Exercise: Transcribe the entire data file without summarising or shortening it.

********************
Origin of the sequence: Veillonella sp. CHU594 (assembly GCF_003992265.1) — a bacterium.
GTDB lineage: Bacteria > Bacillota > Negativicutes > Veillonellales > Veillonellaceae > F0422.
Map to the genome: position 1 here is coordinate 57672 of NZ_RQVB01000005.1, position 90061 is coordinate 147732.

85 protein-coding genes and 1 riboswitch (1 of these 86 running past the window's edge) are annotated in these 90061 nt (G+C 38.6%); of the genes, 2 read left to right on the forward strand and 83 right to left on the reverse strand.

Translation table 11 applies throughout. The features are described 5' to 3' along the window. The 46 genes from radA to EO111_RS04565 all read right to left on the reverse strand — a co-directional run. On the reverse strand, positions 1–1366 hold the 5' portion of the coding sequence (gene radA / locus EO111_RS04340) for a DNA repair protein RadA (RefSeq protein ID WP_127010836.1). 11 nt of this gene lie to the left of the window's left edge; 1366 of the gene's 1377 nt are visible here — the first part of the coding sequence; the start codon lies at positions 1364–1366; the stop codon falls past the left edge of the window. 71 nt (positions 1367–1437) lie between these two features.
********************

Origin of the sequence: Veillonella sp. CHU594 (assembly GCF_003992265.1) — a bacterium.
GTDB lineage: Bacteria > Bacillota > Negativicutes > Veillonellales > Veillonellaceae > F0422.
Map to the genome: position 1 here is coordinate 57672 of NZ_RQVB01000005.1, position 90061 is coordinate 147732.

85 protein-coding genes and 1 riboswitch (1 of these 86 running past the window's edge) are annotated in these 90061 nt (G+C 38.6%); of the genes, 2 read left to right on the forward strand and 83 right to left on the reverse strand.

Translation table 11 applies throughout. The features are described 5' to 3' along the window. The 46 genes from radA to EO111_RS04565 all read right to left on the reverse strand — a co-directional run. On the reverse strand, positions 1–1366 hold the 5' portion of the coding sequence (gene radA / locus EO111_RS04340) for a DNA repair protein RadA (RefSeq protein ID WP_127010836.1). 11 nt of this gene lie to the left of the window's left edge; 1366 of the gene's 1377 nt are visible here — the first part of the coding sequence; the start codon lies at positions 1364–1366; the stop codon falls past the left edge of the window. 71 nt (positions 1367–1437) lie between these two features.